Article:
New York – United Nations aid agencies and donor countries gathered in Oslo Thursday for a two-day meeting to raise emergency aid for millions of people threatened by famine in several countries in Africa.
The U.N. aims to collect up to $1.5 billion in commitments throughout 2017 to deepening food insecurity in a number of African regions.
On Wednesday, U.N. Secretary General Antonio Guterres said U.N. aid agencies needed $4.4 billion in emergency funding to address famine in Nigeria, Somalia, South Sudan and Yemen.
More than 20 million people face starvation in the four countries and action is needed now to avert a humanitarian disaster, Guterres told a news conference at U.N. headquarters.
“We need $4.4 billion by the end of March to avert a catastrophe,” he said.
More than seven million people risk starvation in Nigeria’s insurgency-hit northeastern region and around Lake Chad, a senior U.N. official said on Wednesday.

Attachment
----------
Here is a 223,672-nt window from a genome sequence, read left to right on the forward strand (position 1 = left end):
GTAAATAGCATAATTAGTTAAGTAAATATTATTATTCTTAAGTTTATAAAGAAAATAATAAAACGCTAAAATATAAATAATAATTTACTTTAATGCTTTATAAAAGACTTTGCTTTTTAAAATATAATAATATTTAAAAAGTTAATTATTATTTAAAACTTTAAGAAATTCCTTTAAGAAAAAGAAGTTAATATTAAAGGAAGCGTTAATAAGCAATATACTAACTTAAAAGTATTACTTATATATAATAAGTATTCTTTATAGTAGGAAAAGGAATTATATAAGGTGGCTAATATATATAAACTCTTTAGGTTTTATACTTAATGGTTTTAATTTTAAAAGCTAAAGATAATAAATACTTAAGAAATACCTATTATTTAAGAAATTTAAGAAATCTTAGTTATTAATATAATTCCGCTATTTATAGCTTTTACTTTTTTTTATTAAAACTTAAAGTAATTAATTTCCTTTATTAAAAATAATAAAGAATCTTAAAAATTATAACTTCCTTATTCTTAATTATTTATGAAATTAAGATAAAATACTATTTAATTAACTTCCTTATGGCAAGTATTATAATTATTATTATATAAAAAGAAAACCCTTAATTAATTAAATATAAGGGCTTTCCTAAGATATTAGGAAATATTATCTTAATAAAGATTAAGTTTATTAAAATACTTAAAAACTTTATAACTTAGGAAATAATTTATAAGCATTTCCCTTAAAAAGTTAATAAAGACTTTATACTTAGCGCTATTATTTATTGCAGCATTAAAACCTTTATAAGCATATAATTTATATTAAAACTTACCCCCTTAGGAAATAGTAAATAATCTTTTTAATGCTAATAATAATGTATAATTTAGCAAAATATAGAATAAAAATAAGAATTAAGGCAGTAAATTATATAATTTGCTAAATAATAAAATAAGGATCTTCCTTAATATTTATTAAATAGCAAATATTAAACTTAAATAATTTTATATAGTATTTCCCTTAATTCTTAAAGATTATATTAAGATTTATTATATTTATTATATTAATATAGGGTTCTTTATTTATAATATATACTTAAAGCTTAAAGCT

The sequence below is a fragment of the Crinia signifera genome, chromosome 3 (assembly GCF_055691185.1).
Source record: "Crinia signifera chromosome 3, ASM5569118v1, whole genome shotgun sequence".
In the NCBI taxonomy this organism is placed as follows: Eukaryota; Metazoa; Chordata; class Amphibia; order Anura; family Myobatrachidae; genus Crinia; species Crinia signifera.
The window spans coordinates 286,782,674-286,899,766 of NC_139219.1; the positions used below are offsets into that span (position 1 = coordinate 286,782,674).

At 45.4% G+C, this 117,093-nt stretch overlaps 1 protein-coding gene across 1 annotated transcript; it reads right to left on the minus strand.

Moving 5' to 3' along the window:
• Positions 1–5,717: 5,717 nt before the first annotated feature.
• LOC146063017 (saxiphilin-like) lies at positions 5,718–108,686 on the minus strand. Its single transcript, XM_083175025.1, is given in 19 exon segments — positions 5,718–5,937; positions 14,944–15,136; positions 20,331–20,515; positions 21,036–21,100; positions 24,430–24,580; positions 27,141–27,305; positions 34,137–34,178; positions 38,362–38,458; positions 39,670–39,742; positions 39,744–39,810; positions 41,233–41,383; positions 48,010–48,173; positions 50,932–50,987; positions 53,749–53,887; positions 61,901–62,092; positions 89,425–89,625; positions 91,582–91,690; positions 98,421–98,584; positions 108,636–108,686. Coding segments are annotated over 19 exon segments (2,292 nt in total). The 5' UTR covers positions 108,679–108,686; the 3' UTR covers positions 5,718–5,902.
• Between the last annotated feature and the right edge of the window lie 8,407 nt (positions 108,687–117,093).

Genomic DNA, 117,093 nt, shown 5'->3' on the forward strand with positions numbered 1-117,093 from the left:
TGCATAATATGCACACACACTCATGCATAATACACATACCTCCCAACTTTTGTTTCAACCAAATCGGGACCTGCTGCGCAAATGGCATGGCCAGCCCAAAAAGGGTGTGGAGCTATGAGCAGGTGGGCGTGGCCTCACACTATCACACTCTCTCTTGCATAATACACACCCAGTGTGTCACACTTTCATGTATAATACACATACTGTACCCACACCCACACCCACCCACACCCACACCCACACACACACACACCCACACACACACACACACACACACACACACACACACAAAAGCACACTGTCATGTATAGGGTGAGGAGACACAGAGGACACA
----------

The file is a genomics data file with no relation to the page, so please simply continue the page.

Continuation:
“They are living on the edge, barely getting by on one meal a day,” Toby Lanzer, the U.N. humanitarian coordinator for the Sahel, told Reuters.
“My biggest concern today is starvation,” he added.
Reuters quoted Lanzer as saying that he was worried the Boko Haram insurgency would deter farmers from planting their crops after missing the last three planting seasons, and that the number of lives at risk could increase. He also expressed concerns the coming rainy season could harm vulnerable people.
Lanzer said he hoped a total $500 million would have been pledged by the end of February, including this week’s funding round.
Earlier this week, the U.N. said 1.4 million children were at risk of “imminent death” in famines in Nigeria, South Sudan, Somalia and Yemen.
The British government pledged on Wednesday extra $250 million to fight famine in South Sudan and Somalia.
In a statement, International Development Secretary Priti Patel said that Britain would provide 100 million pounds ($125 million) to each country in 2017-2018 in addition to existing flows of aid.
“The world faces a series of unprecedented humanitarian crises and the real threat of famine in four countries,” Patel said.